No one could have foreseen our frightening circumstances, but having an NHS chapter made all the difference.
I have been a National Honor Society (NHS) adviser for three years. Actually, it’s more accurate to say that I have been the sole adviser for that long—I had previously been co-advising our chapter with my wife for some time after the former advisers stepped down. In that time, we have grown to a 160-member group out of 2,100 students; we are one of the largest high schools in our semi-rural area. When disaster struck on April 20, 2018, we needed the support of all 160 members. (more…)
The Honor Societies are the best way for a student population of any size to learn how to connect with its community.
I was given the opportunity to take over the National Junior Honor Society (NJHS) chapter at my school when the previous adviser had to go on maternity leave. That was 14 years ago, and I’m so glad I stepped into her shoes.
My members of NJHS are the cream of the crop; they are amazing. I feel so lucky to get to work with them and guide them in their leadership development. I try to promote good morals, and we focus on good communications skills and a sense of responsibility. Our chapter works to spread these values throughout the school. (more…)
Through NHS, my students learned that the more you give to the world, the more you get back.
By teaching upper level students, I’m able to get to know them inside the classroom. When the chance came for me to work with them outside the classroom as a National Honor Society (NHS) adviser, it was a no-brainer. (more…)
Following the shooting at Marjory Stoneman Douglas High School in Parkland, FL, which claimed the lives of 17 students and educators, advocates around the country organized a national movement demanding change to better protect our schools and communities from gun violence. Leading that movement are student survivors of the shooting joined by thousands of young people across the country.
The NASSP Student Leadership Advisory Committee joined those efforts, organizing advocacy events and actions to honor the lives of the Stoneman Douglas victims and to call for policy change. Here are testimonials about that advocacy from one of the students on the committee and one of the committee’s adult advisers: (more…)
Last week, the new members of NASSP’s Student Leadership Advisory Committee came to our nation’s capital for their first annual meeting and to attend the 2018 DC Leadership Experience and Development (LEAD) Conference. At the meeting and conference, the new committee learned how to be advocates for their schools, their communities, and their generation. As a member of NASSP’s advocacy team, I had the pleasure of working with these incredible young people throughout the week, and I believe we learned as much from them as they did from us. (more…)
Guest post by Omékongo Dibinga
“Leadership ain’t for the lame, don’t take it in vain
Time to rethink your position, understand why you came.”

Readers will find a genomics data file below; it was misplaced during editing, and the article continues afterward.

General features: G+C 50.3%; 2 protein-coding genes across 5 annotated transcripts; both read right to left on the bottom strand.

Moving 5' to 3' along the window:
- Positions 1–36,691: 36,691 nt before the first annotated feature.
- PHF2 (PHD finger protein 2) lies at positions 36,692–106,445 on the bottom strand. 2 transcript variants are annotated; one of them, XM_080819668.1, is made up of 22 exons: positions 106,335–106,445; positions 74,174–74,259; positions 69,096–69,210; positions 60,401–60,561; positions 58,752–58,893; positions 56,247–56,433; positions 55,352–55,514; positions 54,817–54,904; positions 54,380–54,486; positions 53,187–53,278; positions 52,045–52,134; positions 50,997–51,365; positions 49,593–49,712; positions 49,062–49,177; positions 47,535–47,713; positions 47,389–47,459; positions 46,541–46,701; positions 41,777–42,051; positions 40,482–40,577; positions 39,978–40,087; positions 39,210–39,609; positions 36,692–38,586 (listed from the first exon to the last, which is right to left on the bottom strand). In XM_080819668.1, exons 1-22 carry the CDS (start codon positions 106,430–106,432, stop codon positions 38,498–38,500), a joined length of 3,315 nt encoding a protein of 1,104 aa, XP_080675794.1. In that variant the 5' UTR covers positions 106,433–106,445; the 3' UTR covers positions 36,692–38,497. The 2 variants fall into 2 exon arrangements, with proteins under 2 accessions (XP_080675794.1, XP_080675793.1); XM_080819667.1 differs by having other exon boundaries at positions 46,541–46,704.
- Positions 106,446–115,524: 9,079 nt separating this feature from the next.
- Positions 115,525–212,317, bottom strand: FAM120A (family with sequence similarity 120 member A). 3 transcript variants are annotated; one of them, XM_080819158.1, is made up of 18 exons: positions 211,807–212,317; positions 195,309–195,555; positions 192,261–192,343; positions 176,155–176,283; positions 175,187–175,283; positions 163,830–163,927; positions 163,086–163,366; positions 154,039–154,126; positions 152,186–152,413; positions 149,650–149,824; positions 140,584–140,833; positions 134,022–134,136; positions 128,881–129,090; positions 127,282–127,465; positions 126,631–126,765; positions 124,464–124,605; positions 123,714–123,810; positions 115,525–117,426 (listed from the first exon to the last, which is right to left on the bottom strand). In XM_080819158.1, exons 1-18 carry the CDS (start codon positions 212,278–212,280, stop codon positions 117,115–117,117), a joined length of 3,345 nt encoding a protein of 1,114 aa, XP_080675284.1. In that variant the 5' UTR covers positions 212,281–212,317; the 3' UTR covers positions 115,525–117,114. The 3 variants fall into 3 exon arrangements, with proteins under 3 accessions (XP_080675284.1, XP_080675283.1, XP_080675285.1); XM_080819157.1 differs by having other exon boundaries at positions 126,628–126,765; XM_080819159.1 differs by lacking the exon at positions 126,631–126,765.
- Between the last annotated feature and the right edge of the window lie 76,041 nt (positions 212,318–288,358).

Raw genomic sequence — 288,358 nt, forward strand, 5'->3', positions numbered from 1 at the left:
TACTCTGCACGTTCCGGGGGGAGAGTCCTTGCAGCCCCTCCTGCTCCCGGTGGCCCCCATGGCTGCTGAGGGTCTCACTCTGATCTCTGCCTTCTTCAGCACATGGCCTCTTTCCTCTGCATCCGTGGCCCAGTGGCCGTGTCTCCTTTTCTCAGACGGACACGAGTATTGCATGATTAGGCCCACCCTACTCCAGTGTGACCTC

I often recite these two lines from a poem I wrote on leadership when I speak to student leaders around the world. I share this quote to underscore two points: First, leadership is not for everyone. Though everyone can be a leader, leadership is a calling that few people answer and, therefore, it must be carefully considered. Second, leaders must always be thinking about why they chose to be a leader, and whether they still have the capacity or even the desire to lead.
Guest post by Alexis Tisby
The NASSP Student Leadership Advisory Committee launched a global citizenship initiative in November 2016, and Alexis Tisby is one of the initiative’s global change ambassadors. She is from Lakewood, WA, and a senior at Harrison Preparatory School who has completed over 260 hours of volunteering and service in her community. In the future, she plans to major in computer science and minor in theater and art while obtaining her private pilot license.
She encourages others to join in on this global citizenship initiative and make global change. Local efforts count! As she shares, projects don’t have to be done on a global or international scale—the things you do locally can still contribute to making a global impact.
Guest post by Andrea Elzy
Andrea “Drea” Elzy recently led a National Honor Society virtual college application essay writing workshop on the topic of scholarship applications. Here, she offers valuable tips that can be shared with students.
The college admission process can be a rigorous one—and requires reflection on what schools to apply to, why to apply to those particular universities, and how students might potentially finance their education.
Scholarships can be a great resource and an often untapped way to help ease the burden of educational expenses. There is no shortage of funding through scholarships—and, in many cases, students may find that there are scholarships available for not only academics and extracurricular involvement, but also scholarships available for personal attributes, qualities, etc.
Here are five tips (more…)
This October marks another year celebrating National Principals Month, which means another year of amazing dance moves and lip syncing from our video contest entries.
To celebrate National Principals Month, we are encouraging principals and advisers to get their students involved in creating a video that speaks to all the great things their principal does for the school and community. (more…)
Put aside the standardized test scores, budget spreadsheets, and graduation rate analysis for your school for just a moment—and join me in some time for reflection.
Think about the students who made a difference in your school or community in a truly significant way. After all, these are the moments that remind us of our impact as educational leaders.
As this year’s record number of applicants for the National Honor Society (NHS) Scholarship clearly proves, there is an abundance of students (more…)